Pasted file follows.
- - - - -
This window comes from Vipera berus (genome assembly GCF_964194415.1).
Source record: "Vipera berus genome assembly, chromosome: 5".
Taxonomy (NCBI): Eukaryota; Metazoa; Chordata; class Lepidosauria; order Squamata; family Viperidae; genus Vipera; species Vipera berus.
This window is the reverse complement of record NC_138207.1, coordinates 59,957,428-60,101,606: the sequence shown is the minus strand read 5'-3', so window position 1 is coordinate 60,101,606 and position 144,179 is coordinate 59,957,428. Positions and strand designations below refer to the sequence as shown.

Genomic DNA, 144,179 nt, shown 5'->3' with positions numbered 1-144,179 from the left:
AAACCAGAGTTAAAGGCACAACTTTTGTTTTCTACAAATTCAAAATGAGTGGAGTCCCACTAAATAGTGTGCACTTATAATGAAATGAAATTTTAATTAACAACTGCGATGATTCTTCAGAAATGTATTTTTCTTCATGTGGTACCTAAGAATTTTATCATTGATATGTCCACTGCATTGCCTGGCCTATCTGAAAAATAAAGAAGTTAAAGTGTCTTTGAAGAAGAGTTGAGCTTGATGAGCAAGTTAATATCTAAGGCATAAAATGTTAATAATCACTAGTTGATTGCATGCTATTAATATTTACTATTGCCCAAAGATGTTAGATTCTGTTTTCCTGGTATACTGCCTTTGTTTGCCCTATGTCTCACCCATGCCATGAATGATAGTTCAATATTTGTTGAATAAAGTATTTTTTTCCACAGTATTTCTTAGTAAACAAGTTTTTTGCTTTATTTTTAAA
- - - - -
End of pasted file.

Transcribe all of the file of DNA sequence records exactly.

This window comes from Vipera berus (genome assembly GCF_964194415.1).
Source record: "Vipera berus genome assembly, chromosome: 5".
Taxonomy (NCBI): Eukaryota; Metazoa; Chordata; class Lepidosauria; order Squamata; family Viperidae; genus Vipera; species Vipera berus.
This window is the reverse complement of record NC_138207.1, coordinates 59,957,428-60,101,606: the sequence shown is the minus strand read 5'-3', so window position 1 is coordinate 60,101,606 and position 144,179 is coordinate 59,957,428. Positions and strand designations below refer to the sequence as shown.

Genomic DNA, 144,179 nt, shown 5'->3' with positions numbered 1-144,179 from the left:
AAACCAGAGTTAAAGGCACAACTTTTGTTTTCTACAAATTCAAAATGAGTGGAGTCCCACTAAATAGTGTGCACTTATAATGAAATGAAATTTTAATTAACAACTGCGATGATTCTTCAGAAATGTATTTTTCTTCATGTGGTACCTAAGAATTTTATCATTGATATGTCCACTGCATTGCCTGGCCTATCTGAAAAATAAAGAAGTTAAAGTGTCTTTGAAGAAGAGTTGAGCTTGATGAGCAAGTTAATATCTAAGGCATAAAATGTTAATAATCACTAGTTGATTGCATGCTATTAATATTTACTATTGCCCAAAGATGTTAGATTCTGTTTTCCTGGTATACTGCCTTTGTTTGCCCTATGTCTCACCCATGCCATGAATGATAGTTCAATATTTGTTGAATAAAGTATTTTTTTCCACAGTATTTCTTAGTAAACAAGTTTTTTGCTTTATTTTTAAA